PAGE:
The University of Vermont's Independent Voice Since 1883

The Vermont Cynic

The University of Vermont's Independent Voice Since 1883

The Vermont Cynic

The University of Vermont's Independent Voice Since 1883

The Vermont Cynic

A love letter to the Cynic editors

Molly Parker

Dear Cynic editors,

I came to the Cynic as an anxious first-year, nervous to speak my mind and unsure of how I fit into UVM.

COVID college consumed me. All of my classes were online and like most first-years, I wasn’t involved in any extracurriculars. 

Joining the school newspaper was not on my radar. I’ve always loved to write, but I never saw journalistic writing as my style. I’ve never been interested in “finding the story” or pressing for information. 

Then I found out I could write opinion columns and use my favorite word of all time: I.  

I was sold. 

My first semester at the Cynic was conducted entirely through Microsoft Teams and Zoom. I never even stepped foot in the Cynic office, a place I now spend so much of my time, with people I have come to care for deeply. 

Still, I looked forward to Tuesday night opinion section meetings, even if they were just a video call from my dorm room.

I remember pitching my first story: Gabby, the opinion editor at the time, was so enthusiastic and encouraging. She helped me through every step of the way and fostered my love for opinion writing.

When the column came out, I felt such pride seeing my first published piece on the Cynic website. I kept returning to the opinion tab, smiling under my mask every time I saw the headline.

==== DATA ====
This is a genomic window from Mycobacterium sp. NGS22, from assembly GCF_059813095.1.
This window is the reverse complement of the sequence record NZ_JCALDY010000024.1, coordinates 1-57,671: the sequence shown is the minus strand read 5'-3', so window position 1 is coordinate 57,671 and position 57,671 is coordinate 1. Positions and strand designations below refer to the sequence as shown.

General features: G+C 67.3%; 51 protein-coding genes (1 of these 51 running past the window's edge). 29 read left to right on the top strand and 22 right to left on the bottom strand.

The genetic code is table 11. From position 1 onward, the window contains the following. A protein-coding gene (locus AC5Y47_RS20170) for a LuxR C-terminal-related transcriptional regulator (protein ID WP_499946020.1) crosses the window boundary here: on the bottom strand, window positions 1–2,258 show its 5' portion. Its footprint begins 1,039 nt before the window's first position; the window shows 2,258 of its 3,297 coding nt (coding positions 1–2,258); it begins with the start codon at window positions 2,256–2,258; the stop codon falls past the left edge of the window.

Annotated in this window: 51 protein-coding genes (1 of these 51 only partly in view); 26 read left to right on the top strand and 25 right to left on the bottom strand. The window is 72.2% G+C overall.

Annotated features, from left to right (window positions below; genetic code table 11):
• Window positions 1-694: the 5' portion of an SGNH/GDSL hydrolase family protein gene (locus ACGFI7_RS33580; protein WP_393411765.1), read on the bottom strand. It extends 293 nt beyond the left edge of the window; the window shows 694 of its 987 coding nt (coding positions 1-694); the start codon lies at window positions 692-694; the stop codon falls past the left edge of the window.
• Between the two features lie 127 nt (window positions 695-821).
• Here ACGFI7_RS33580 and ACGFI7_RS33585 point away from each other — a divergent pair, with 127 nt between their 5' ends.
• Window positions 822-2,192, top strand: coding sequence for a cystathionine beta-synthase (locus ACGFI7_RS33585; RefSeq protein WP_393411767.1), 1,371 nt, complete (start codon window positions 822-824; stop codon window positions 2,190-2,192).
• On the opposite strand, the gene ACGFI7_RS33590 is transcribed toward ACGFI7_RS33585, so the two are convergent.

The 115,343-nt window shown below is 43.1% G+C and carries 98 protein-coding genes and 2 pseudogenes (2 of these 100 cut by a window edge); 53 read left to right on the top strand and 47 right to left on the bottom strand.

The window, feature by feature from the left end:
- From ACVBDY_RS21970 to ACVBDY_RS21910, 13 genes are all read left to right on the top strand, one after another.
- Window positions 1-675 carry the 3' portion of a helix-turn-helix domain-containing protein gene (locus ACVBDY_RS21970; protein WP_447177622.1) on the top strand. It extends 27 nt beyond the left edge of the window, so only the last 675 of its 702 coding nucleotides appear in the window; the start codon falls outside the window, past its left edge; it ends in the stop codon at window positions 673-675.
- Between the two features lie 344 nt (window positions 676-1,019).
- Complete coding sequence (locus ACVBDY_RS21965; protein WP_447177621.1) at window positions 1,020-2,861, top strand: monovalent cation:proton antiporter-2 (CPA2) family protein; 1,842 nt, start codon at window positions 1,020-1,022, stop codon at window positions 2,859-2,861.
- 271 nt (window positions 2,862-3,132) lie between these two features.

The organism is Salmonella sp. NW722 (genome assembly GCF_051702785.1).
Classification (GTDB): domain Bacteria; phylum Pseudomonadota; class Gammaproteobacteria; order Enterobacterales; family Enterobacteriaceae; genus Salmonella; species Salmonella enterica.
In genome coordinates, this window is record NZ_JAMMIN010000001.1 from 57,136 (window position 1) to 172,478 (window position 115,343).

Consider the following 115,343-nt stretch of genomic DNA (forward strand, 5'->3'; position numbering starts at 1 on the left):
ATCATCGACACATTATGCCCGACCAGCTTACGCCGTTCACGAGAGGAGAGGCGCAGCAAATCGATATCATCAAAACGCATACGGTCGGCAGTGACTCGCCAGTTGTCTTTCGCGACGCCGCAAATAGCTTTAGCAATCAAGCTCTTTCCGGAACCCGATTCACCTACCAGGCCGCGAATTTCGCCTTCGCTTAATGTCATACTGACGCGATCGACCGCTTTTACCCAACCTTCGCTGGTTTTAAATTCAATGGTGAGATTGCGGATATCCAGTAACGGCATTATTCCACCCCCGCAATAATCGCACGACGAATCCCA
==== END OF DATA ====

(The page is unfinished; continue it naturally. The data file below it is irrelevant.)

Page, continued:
Sophomore year came along and the Cynic became an even bigger part of my life.

As pandemic restrictions shrunk, my Cynic community grew. We met in person and even had opinion section parties. After every meeting, I ate dinner in the Grundle with fellow opinion writers. Tuesday nights were exclusively reserved for the Cynic, and all my friends knew it.

Eventually, I took over as the opinion editor, which, to say the least, had its ups and downs.

The Cynic became increasingly stressful toward the end of my sophomore year. I was spending more and more time doing Cynic work, but in an environment that now felt hostile. 

The Cynic office, which had become a space to collaborate and connect with others, was quickly turning into a room of sadness and intensity that I dreaded walking into. By the time the fall rolled around, I didn’t even want to be the opinion editor anymore. 

Taking over as co-Editor-in-Chief was not a decision I made lightly. When I left the Cynic last fall to study abroad in Spain, I wasn’t sure I’d return at all. 

The Cynic has been an influential part of my UVM experience. It has brought me joy and pride but also anger and resentment. 

It has made me cry, scream and question my intelligence. It has also made me a better leader, taught me valuable professional skills and given me incredible friendships. 

While soaking in the Spanish sun, I got a text I had been dreading. 

My friend and soon to be co-Editor-in-Chief, Eamon, explained the Cynic’s current situation. 

The Cynic had been through a lot in the past four years: a pandemic, a new advisor, a cultural shift at UVM and a deteriorating editor retention rate. We had a young team, composed of many underclassmen who, understandably, didn’t feel ready to take on any more responsibility.

No one felt equipped to take on the role of Editor-in-Chief, and at this point, the only remaining choice was us.

I spent nearly two months thinking about whether I was willing to do it.

There were things I would miss about being the opinion editor. I loved guiding new members through their first stories, knowing they felt the same nerves and excitement I felt all those years ago. I deeply cared for every writer and was immensely proud of their work.